NASA's Mars robots are back up to full speed on and around the Red Planet.
During such alignments, called Mars solar conjunctions, plasma ejected from the sun's outer atmosphere can interfere with communications between the two planets. So NASA — and other agencies that operate Red Planet robots — temporarily stopped sending commands at these times (which occur every two years or so), lest a corrupted one gets through and causes problems.
It's early December now, so Mars has emerged from behind the sun — and the robots are getting back to work.
"Now that conjunction is over, I'm excited to continue #SamplingMars!" members of NASA's Perseverance rover team wrote Monday (Dec. 4) in a post on X (formerly called Twitter).
Perseverance landed inside the Red Planet's Jezero Crater in February 2021. Ever since, it's been hunting for signs of ancient Mars life and, as the above post indicates, collecting samples for future return to Earth.
Making the interplanetary journey with Perseverance was Ingenuity, a 4-pound (1.8 kilograms) helicopter tasked with showing that aerial exploration is possible on Mars. Ingenuity did that over the course of five flights in the spring of 2021 and then kept flying, on an extended mission that's seeing it serve as a scout for Perseverance.
Ingenuity didn't wait long after conjunction's end to get back to work.
"Success! Ingenuity completed Flight 67 over the weekend, flying 393 meters (1,289 feet) for more than two minutes. The #MarsHelicopter repositioned itself to get ready for future flights," officials with NASA's Jet Propulsion Laboratory in southern California, which manages Ingenuity's mission, wrote via X on Monday.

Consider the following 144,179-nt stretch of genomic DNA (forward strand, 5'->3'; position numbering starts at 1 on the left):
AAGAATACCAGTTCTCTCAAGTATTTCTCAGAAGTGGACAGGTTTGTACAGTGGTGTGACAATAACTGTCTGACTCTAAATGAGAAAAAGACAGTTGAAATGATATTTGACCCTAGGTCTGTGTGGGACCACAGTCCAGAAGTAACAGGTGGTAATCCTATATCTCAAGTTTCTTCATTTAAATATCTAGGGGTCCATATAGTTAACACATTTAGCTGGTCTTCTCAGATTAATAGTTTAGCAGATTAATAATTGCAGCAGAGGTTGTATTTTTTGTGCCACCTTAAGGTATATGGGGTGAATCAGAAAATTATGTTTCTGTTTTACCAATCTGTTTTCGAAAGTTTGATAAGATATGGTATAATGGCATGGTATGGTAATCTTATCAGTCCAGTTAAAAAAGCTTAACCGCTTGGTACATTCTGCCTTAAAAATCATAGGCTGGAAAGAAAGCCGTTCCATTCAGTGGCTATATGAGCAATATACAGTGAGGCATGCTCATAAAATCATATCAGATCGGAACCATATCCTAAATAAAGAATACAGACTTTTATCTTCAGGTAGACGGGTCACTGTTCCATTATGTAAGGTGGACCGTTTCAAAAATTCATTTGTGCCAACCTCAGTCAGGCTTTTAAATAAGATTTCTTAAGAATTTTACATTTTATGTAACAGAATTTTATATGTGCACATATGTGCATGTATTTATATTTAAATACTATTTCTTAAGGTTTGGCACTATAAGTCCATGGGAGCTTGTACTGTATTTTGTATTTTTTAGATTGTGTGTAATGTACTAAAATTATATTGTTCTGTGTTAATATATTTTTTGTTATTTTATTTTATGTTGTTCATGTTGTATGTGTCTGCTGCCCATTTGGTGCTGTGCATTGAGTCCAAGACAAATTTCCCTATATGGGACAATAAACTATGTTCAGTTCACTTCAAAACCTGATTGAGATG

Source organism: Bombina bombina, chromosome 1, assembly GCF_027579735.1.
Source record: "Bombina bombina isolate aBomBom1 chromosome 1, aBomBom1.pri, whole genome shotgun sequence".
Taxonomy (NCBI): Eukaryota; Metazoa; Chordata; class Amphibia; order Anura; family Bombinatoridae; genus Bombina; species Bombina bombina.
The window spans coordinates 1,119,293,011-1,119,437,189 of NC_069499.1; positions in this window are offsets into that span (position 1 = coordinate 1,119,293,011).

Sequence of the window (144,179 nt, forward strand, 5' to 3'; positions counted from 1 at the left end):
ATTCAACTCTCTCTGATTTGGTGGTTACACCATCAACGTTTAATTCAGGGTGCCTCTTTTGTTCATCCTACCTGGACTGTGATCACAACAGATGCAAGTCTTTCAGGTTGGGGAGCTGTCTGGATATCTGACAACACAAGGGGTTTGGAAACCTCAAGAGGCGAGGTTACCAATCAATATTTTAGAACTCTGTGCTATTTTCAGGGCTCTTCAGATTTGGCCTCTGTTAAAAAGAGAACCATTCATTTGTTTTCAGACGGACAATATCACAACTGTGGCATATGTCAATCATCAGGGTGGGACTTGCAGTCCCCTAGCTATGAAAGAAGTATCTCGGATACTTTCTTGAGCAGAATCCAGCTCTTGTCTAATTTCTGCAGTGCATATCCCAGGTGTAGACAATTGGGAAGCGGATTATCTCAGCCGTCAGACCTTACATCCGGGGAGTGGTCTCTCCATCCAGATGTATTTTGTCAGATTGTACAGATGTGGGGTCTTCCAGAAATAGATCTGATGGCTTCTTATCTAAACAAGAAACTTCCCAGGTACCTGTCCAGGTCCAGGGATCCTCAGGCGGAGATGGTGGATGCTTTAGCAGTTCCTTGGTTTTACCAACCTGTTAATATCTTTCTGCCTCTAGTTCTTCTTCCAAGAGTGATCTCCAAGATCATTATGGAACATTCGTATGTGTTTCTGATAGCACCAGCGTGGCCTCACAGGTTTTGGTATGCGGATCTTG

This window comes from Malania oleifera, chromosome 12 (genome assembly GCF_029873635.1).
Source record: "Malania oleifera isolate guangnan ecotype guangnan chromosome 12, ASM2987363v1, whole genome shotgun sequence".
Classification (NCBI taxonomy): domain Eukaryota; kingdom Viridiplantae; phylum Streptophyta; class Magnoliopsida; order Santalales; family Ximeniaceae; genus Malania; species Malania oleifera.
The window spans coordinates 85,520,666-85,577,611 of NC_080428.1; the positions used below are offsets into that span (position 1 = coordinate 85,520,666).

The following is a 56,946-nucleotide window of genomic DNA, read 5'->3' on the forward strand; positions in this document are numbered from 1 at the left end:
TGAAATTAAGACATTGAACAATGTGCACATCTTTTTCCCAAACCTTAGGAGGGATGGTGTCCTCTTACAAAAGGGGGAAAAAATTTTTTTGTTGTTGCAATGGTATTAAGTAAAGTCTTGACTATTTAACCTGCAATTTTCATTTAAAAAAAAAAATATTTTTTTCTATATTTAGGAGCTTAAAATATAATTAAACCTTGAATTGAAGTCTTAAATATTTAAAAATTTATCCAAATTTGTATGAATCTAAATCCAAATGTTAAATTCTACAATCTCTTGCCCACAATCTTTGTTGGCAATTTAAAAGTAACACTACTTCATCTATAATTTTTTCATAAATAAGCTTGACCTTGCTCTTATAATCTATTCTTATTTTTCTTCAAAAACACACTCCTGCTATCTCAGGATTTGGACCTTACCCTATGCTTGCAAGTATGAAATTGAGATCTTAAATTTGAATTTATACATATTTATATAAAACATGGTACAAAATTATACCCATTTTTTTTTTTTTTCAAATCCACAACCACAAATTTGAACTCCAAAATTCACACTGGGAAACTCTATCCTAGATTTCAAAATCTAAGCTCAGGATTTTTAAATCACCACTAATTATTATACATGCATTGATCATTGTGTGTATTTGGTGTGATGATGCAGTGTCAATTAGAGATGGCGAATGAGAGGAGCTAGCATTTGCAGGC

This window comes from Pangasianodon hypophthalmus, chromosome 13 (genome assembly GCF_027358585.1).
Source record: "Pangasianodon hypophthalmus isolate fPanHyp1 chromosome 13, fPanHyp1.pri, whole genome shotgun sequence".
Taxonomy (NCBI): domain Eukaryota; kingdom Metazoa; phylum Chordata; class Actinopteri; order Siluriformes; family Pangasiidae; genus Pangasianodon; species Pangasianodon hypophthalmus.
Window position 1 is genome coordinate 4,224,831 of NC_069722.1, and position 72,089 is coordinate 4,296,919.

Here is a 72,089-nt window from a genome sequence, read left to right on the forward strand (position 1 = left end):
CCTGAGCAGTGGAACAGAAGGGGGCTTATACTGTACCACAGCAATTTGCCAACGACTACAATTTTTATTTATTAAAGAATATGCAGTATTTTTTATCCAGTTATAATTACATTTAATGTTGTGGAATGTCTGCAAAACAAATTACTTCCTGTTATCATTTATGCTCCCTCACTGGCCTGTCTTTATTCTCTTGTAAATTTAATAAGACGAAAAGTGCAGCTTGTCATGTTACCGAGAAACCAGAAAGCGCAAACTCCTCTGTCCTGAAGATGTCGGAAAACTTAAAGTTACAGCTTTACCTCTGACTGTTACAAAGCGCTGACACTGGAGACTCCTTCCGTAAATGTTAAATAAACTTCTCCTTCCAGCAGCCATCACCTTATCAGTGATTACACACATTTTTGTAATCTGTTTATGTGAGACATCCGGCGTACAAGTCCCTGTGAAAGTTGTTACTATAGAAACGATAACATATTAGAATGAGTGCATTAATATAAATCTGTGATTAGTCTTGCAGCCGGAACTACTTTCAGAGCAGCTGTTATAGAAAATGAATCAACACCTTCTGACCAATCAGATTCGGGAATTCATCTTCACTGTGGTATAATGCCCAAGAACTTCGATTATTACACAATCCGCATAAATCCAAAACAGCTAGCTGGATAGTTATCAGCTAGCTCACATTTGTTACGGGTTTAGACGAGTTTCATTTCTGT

Perseverance and Ingenuity aren't the only active NASA Mars craft. The agency's Curiosity rover has been exploring the Red Planet's Gale Crater since August 2012, and three NASA probes are studying Mars from orbit: Odyssey, the Mars Reconnaissance Orbiter and MAVEN (short for "Mars Atmosphere and Volatile Evolution").
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Michael Wall is a Senior Space Writer with Space.com and joined the team in 2010. He primarily covers exoplanets, spaceflight and military space, but has been known to dabble in the space art beat. His book about the search for alien life, "Out There," was published on Nov. 13, 2018. Before becoming a science writer, Michael worked as a herpetologist and wildlife biologist. He has a Ph.D. in evolutionary biology from the University of Sydney, Australia, a bachelor's degree from the University of Arizona, and a graduate certificate in science writing from the University of California, Santa Cruz. To find out what his latest project is, you can follow Michael on Twitter.